According to The New York Times, a letter published in the Lancet journal in 1989 spoke of a woman who had a mole reviewed by a doctor after her dog began sniffing the mark. The spot turned out to be early-stage malignant melanoma, which in turn inspired researchers to begin testing canines in an effort to further research for the disease.
Since then, there have been many reported cases and scientific studies done on dogs and other animals, including honeybees, being able to find cancer in humans. But there’s another creature on the scene these days, and it may be the key to unlocking the cancer detection technology of the future.
Can fruit flies sense cancer’s odor just like these other members of the animal kingdom? A study published in the Scientific Reports journal is saying that is the case.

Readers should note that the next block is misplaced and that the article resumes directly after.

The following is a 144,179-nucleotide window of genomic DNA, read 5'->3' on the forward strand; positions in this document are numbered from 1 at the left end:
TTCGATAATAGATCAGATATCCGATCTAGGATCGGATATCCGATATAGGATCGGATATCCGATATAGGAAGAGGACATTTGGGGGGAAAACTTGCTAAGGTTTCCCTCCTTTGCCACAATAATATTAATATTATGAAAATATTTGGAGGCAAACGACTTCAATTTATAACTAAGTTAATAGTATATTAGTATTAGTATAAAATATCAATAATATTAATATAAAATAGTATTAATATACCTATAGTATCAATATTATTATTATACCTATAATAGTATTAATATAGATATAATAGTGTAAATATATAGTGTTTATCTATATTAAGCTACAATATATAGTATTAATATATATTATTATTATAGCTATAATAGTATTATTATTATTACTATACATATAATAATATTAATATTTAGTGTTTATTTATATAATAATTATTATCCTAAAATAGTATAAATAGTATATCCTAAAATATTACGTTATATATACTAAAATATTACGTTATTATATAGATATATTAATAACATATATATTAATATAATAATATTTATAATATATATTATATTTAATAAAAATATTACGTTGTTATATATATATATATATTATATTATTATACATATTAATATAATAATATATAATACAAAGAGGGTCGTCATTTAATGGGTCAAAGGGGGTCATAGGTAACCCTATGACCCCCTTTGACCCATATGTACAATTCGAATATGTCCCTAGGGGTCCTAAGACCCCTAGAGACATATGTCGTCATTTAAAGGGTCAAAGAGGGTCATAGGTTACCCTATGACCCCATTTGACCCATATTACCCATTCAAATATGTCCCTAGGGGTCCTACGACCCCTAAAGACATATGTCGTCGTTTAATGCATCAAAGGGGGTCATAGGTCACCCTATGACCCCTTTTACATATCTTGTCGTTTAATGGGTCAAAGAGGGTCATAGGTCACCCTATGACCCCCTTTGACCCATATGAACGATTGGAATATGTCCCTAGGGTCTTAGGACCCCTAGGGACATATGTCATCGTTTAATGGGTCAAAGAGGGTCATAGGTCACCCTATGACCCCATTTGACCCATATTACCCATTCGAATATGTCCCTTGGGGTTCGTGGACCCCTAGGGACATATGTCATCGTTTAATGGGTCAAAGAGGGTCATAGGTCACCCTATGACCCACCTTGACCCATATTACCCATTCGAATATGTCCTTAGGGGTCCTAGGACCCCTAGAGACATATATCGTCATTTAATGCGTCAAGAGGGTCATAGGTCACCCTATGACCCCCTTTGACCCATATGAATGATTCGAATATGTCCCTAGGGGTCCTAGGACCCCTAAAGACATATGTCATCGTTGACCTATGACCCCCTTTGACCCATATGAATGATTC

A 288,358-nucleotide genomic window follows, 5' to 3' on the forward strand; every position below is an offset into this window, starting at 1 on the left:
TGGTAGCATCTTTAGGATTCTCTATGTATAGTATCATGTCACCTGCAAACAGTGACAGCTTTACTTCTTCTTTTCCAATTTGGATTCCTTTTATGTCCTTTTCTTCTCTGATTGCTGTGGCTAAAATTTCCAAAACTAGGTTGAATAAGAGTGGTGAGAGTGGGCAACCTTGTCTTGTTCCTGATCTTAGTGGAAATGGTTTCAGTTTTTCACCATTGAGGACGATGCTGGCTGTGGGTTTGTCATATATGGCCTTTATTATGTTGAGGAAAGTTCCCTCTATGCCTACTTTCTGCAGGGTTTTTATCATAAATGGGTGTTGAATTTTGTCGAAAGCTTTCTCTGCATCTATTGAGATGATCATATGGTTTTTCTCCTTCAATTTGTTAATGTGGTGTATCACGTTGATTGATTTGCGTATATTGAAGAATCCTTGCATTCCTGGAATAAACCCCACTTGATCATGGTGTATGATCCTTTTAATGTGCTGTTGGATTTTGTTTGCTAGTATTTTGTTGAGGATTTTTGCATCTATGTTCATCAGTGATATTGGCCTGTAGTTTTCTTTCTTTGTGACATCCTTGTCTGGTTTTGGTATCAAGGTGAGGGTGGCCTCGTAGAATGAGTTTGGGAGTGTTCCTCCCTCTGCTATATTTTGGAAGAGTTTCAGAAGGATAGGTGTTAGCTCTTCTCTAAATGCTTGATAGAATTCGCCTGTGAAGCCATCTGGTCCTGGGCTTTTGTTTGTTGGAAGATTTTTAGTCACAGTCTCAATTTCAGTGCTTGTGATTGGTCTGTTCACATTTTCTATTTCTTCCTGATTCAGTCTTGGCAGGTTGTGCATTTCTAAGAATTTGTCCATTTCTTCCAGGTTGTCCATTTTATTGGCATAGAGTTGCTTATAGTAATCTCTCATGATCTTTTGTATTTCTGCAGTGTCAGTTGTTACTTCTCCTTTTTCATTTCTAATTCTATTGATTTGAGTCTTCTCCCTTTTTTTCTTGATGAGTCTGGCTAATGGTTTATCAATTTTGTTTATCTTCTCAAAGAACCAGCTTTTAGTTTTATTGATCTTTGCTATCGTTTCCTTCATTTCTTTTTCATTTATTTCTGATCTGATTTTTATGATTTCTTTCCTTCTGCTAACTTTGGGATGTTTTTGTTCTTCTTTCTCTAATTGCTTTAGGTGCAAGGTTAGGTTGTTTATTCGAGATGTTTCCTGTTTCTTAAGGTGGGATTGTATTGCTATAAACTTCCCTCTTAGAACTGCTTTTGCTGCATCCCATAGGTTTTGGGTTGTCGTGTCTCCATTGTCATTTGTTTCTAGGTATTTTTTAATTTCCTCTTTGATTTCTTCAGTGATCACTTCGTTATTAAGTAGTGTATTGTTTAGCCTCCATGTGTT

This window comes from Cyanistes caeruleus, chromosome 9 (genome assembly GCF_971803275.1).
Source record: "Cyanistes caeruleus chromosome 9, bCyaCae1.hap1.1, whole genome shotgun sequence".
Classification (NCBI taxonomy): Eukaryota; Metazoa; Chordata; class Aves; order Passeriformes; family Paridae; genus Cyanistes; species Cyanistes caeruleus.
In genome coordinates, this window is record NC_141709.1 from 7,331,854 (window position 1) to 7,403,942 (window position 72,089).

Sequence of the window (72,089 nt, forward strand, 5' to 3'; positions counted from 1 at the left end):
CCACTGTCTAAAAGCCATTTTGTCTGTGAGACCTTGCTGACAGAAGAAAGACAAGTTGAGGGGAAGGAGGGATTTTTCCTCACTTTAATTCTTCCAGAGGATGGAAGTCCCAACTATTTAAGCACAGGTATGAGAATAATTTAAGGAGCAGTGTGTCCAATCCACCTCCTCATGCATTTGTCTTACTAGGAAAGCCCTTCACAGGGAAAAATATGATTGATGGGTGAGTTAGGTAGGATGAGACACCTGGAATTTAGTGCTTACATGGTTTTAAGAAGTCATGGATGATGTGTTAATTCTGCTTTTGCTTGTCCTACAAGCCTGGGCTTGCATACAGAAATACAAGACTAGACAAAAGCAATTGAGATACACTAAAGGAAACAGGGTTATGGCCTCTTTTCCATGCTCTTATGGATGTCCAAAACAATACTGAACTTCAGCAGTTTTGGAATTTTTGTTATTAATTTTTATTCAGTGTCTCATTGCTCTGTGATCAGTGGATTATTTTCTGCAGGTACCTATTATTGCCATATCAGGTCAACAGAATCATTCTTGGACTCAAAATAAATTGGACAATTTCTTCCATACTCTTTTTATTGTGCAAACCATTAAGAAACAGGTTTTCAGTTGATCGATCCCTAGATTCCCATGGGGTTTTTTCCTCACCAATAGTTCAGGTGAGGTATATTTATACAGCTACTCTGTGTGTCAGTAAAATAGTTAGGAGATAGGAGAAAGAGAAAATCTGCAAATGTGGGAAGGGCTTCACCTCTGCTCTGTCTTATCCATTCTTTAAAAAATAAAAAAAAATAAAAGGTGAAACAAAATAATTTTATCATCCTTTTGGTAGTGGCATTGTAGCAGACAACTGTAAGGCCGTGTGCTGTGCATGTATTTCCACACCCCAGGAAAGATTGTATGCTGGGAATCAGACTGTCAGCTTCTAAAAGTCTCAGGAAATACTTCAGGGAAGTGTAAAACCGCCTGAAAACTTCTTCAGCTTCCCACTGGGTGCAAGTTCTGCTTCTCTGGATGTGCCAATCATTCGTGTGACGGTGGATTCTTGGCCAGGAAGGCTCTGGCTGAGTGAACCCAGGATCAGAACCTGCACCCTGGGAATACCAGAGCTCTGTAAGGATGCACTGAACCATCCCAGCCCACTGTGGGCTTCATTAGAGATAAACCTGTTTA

Scientists from a variety of institutions, including the University of Konstanz in Germany, used a calcium imaging process to allow the fruit flies’ antennae to illuminate when they recognize a volatile compound profile given off by breast cancer cells. Not only were the researchers able to get the flies to respond to the compounds given off by the cancerous cells, the insects’ antenna also had a distinct reaction toward different cell types.
The researchers believe that this is the first step toward developing “electronic noses” that are equipped with biological sensors to help improve breast cancer detection processes. This is one giant leap for one very tiny species!
Elizabeth Nelson is a wordsmith, an alumna of Aquinas College in Grand Rapids, a four-leaf-clover finder, and a grammar connoisseur. She has lived in west Michigan since age four but loves to travel to new (and old) places. In her free time, she. . . wait, what’s free time?